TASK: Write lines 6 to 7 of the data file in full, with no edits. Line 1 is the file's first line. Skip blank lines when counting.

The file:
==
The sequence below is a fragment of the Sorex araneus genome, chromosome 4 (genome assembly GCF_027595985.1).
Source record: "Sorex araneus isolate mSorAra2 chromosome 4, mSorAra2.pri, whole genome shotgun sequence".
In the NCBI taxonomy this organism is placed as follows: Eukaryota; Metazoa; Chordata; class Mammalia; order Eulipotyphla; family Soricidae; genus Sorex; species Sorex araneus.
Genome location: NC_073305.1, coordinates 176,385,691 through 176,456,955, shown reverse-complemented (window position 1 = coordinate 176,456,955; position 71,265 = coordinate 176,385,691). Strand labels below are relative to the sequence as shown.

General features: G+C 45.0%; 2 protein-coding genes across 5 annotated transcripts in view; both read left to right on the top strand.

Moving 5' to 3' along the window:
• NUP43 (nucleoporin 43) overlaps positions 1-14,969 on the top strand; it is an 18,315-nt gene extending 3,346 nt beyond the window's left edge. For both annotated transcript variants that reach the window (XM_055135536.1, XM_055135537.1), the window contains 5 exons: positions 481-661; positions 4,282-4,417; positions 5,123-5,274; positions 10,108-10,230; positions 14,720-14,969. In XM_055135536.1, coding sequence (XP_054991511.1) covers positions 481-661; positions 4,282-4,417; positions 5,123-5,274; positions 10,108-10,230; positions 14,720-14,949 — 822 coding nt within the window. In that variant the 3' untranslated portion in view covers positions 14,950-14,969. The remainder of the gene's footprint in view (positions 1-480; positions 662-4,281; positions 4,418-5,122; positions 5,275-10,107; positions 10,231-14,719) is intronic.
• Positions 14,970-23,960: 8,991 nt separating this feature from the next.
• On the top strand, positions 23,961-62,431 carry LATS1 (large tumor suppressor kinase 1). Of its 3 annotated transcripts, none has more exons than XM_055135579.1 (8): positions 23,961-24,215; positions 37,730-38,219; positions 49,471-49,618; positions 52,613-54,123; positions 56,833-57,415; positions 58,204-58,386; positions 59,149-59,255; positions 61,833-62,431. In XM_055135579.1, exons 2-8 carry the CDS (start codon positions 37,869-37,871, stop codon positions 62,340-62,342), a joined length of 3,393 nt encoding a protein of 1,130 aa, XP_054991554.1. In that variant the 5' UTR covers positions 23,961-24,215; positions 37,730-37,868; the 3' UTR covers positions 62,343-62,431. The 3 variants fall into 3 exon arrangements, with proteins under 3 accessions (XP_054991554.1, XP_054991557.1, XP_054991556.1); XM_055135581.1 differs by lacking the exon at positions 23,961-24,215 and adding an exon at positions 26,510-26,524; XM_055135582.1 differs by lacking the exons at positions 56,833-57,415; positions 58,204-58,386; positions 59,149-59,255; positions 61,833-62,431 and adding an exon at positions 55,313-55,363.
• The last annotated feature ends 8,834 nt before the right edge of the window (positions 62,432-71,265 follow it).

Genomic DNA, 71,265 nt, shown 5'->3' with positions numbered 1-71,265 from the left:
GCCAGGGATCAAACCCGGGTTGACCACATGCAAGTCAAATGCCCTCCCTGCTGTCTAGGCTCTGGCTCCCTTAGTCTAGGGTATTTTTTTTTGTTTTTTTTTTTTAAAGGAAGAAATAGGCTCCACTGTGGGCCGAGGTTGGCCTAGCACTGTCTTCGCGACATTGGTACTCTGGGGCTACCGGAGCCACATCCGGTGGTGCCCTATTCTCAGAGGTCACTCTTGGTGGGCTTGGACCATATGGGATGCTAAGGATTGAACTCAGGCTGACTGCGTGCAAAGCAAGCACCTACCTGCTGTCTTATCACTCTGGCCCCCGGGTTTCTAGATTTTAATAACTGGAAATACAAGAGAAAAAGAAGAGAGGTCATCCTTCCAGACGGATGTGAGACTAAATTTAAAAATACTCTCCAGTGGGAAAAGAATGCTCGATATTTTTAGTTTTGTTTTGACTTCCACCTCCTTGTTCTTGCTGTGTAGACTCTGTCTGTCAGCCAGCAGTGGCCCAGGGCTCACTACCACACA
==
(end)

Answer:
Moving 5' to 3' along the window:
• NUP43 (nucleoporin 43) overlaps positions 1-14,969 on the top strand; it is an 18,315-nt gene extending 3,346 nt beyond the window's left edge. For both annotated transcript variants that reach the window (XM_055135536.1, XM_055135537.1), the window contains 5 exons: positions 481-661; positions 4,282-4,417; positions 5,123-5,274; positions 10,108-10,230; positions 14,720-14,969. In XM_055135536.1, coding sequence (XP_054991511.1) covers positions 481-661; positions 4,282-4,417; positions 5,123-5,274; positions 10,108-10,230; positions 14,720-14,949 — 822 coding nt within the window. In that variant the 3' untranslated portion in view covers positions 14,950-14,969. The remainder of the gene's footprint in view (positions 1-480; positions 662-4,281; positions 4,418-5,122; positions 5,275-10,107; positions 10,231-14,719) is intronic.